Background and Conventional Wisdom
Performance improvements from general-purpose processors have proved elusive in
recent years. By general purpose processors, we refer to the chips that are primarily used in data-centers and laptops. This has led to a surge of interest in architectures serving narrowly defined applications in the hope of re-establishing system improvements for at least some of the most significant application domains. The conventional approach is to design and build custom chips for a specific problem, or so-called “domain-specific accelerators” (DSAs). Such engines are capable of performing computations in a particular domain with high performance and energy efficiency. DSAs have been developed for machine learning, cryptography, XML processing, regular expression matching, H.264 decoding, and many others. In the best cases, they can achieve 10X to 1,000X performance and energy improvements over general purpose processors for a given application.
The Obsolescence Problem
To gain these efficiency improvements DSAs sacrifice programmability - a high price to pay. First, this makes DSAs prone to rapid obsoletion: the domains and algorithms which require specialization are constantly evolving due to scientific progress and changing user needs. Second, the needs of the relevant domains typically migrate across different device types (server, mobile, wearable, etc). Supporting each device type by creating fundamentally new designs costs both design and validation time. Finally, most business deployments must run several different workloads to support their business objectives, thereby requiring a jumbled integration of many such custom designs, each of which is prone to obsoletion. For example, in the financial services it is common to use deep-learning for analyzing time series data, while also using regression trees for other data-types. In retail services and e-commerce (think e-bay, Target, Walmart), image recognition and recommendation systems are workhorse algorithms, while big-data processing is used in the background for inventory management.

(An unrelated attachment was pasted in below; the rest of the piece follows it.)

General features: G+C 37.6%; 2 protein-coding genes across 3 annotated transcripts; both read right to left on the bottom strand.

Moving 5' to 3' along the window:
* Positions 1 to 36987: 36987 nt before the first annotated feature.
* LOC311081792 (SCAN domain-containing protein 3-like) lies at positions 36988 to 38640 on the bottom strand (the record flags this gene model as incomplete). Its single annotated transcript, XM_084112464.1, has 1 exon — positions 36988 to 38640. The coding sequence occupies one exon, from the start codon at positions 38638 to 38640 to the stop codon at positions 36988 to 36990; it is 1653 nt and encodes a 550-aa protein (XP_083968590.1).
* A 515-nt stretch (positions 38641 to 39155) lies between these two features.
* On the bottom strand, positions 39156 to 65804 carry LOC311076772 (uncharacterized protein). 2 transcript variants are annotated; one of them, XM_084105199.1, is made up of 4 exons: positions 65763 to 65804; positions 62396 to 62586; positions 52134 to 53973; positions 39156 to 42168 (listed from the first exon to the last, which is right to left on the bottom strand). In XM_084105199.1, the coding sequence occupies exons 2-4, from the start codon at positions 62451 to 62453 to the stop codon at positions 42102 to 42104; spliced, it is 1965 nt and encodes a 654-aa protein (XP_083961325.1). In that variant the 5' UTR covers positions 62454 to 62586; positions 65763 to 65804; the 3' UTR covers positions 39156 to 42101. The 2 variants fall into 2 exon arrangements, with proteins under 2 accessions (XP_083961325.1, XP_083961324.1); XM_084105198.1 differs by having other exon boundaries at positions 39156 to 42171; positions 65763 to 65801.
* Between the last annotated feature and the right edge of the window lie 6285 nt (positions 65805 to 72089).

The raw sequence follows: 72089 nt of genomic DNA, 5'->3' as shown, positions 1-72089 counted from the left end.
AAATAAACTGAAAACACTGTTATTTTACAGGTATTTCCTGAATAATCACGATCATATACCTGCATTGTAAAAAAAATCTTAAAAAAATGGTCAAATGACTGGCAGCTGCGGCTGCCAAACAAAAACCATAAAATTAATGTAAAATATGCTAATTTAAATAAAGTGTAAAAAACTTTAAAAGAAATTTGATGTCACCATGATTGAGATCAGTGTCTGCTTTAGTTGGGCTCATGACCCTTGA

The timeframe required to design (12 months), physically manufacture (4 months for technology nodes like 7nm), and qualify a chip for widespread deployment (3 months), does not align with supporting algorithms that change every few months. The paradigm of building custom chips to target specific domains is fundamentally broken as a business model.
The result is a decision between two unsustainable and inefficient decisions: use CPUs and run at untenable low efficiencies, or use custom-chips that risk rapid obsolescence given the current pace of algorithmic change.
Our analysis of this problem was fueled by two fundamental questions, each a corollary to the other. First, what do custom-chips and DSAs do that makes them so much more efficient than programmable CPUs? Second, what do CPUs do that allows them to be programmable? By asking and answering these two questions, we arrived at several surprising breakthroughs.